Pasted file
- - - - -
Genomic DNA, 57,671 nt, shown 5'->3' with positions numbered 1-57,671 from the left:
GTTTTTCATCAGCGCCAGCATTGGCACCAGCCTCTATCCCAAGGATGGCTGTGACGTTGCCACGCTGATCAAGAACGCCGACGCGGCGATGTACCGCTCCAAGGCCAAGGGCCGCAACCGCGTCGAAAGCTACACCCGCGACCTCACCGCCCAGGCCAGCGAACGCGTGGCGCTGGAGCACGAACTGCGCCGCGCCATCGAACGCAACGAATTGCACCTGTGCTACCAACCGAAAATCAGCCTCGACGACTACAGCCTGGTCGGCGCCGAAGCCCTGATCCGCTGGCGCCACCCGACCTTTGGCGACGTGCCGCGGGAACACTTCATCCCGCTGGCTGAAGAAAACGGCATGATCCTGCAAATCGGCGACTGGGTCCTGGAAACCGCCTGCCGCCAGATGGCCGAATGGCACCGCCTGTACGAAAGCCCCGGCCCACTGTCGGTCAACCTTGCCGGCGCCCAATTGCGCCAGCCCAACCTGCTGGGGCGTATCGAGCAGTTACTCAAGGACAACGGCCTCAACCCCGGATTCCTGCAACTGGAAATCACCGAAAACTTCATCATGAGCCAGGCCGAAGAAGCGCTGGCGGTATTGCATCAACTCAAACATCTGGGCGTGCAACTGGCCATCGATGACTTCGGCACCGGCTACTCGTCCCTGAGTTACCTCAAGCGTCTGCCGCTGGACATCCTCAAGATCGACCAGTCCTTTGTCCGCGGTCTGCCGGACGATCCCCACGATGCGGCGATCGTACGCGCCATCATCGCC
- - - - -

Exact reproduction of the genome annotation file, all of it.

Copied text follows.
Genomic DNA, 57,671 nt, shown 5'->3' with positions numbered 1-57,671 from the left:
GTTTTTCATCAGCGCCAGCATTGGCACCAGCCTCTATCCCAAGGATGGCTGTGACGTTGCCACGCTGATCAAGAACGCCGACGCGGCGATGTACCGCTCCAAGGCCAAGGGCCGCAACCGCGTCGAAAGCTACACCCGCGACCTCACCGCCCAGGCCAGCGAACGCGTGGCGCTGGAGCACGAACTGCGCCGCGCCATCGAACGCAACGAATTGCACCTGTGCTACCAACCGAAAATCAGCCTCGACGACTACAGCCTGGTCGGCGCCGAAGCCCTGATCCGCTGGCGCCACCCGACCTTTGGCGACGTGCCGCGGGAACACTTCATCCCGCTGGCTGAAGAAAACGGCATGATCCTGCAAATCGGCGACTGGGTCCTGGAAACCGCCTGCCGCCAGATGGCCGAATGGCACCGCCTGTACGAAAGCCCCGGCCCACTGTCGGTCAACCTTGCCGGCGCCCAATTGCGCCAGCCCAACCTGCTGGGGCGTATCGAGCAGTTACTCAAGGACAACGGCCTCAACCCCGGATTCCTGCAACTGGAAATCACCGAAAACTTCATCATGAGCCAGGCCGAAGAAGCGCTGGCGGTATTGCATCAACTCAAACATCTGGGCGTGCAACTGGCCATCGATGACTTCGGCACCGGCTACTCGTCCCTGAGTTACCTCAAGCGTCTGCCGCTGGACATCCTCAAGATCGACCAGTCCTTTGTCCGCGGTCTGCCGGACGATCCCCACGATGCGGCGATCGTACGCGCCATCATCGCC